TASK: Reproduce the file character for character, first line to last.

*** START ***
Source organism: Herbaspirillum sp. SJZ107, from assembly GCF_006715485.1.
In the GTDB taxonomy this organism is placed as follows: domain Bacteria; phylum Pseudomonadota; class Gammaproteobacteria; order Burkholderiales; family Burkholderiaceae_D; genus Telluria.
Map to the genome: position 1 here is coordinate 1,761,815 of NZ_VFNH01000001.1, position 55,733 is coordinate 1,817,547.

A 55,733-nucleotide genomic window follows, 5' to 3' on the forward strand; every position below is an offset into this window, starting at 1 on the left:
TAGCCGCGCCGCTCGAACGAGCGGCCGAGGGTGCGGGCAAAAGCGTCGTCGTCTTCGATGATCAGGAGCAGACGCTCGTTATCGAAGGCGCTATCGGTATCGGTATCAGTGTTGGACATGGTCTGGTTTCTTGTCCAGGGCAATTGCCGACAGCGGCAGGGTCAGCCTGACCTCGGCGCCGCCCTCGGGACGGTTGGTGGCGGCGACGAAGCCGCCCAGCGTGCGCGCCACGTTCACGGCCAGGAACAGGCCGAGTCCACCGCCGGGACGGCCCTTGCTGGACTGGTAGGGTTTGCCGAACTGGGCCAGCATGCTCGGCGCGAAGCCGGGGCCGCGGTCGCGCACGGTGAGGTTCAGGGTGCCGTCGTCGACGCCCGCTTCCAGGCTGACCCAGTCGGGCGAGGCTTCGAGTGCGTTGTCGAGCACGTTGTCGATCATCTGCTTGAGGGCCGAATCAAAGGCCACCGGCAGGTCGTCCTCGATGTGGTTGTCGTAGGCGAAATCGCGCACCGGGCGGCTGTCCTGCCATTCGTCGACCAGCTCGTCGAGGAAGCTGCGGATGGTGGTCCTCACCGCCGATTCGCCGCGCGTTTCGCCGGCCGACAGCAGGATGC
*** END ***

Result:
Source organism: Herbaspirillum sp. SJZ107, from assembly GCF_006715485.1.
In the GTDB taxonomy this organism is placed as follows: domain Bacteria; phylum Pseudomonadota; class Gammaproteobacteria; order Burkholderiales; family Burkholderiaceae_D; genus Telluria.
Map to the genome: position 1 here is coordinate 1,761,815 of NZ_VFNH01000001.1, position 55,733 is coordinate 1,817,547.

A 55,733-nucleotide genomic window follows, 5' to 3' on the forward strand; every position below is an offset into this window, starting at 1 on the left:
TAGCCGCGCCGCTCGAACGAGCGGCCGAGGGTGCGGGCAAAAGCGTCGTCGTCTTCGATGATCAGGAGCAGACGCTCGTTATCGAAGGCGCTATCGGTATCGGTATCAGTGTTGGACATGGTCTGGTTTCTTGTCCAGGGCAATTGCCGACAGCGGCAGGGTCAGCCTGACCTCGGCGCCGCCCTCGGGACGGTTGGTGGCGGCGACGAAGCCGCCCAGCGTGCGCGCCACGTTCACGGCCAGGAACAGGCCGAGTCCACCGCCGGGACGGCCCTTGCTGGACTGGTAGGGTTTGCCGAACTGGGCCAGCATGCTCGGCGCGAAGCCGGGGCCGCGGTCGCGCACGGTGAGGTTCAGGGTGCCGTCGTCGACGCCCGCTTCCAGGCTGACCCAGTCGGGCGAGGCTTCGAGTGCGTTGTCGAGCACGTTGTCGATCATCTGCTTGAGGGCCGAATCAAAGGCCACCGGCAGGTCGTCCTCGATGTGGTTGTCGTAGGCGAAATCGCGCACCGGGCGGCTGTCCTGCCATTCGTCGACCAGCTCGTCGAGGAAGCTGCGGATGGTGGTCCTCACCGCCGATTCGCCGCGCGTTTCGCCGGCCGACAGCAGGATGC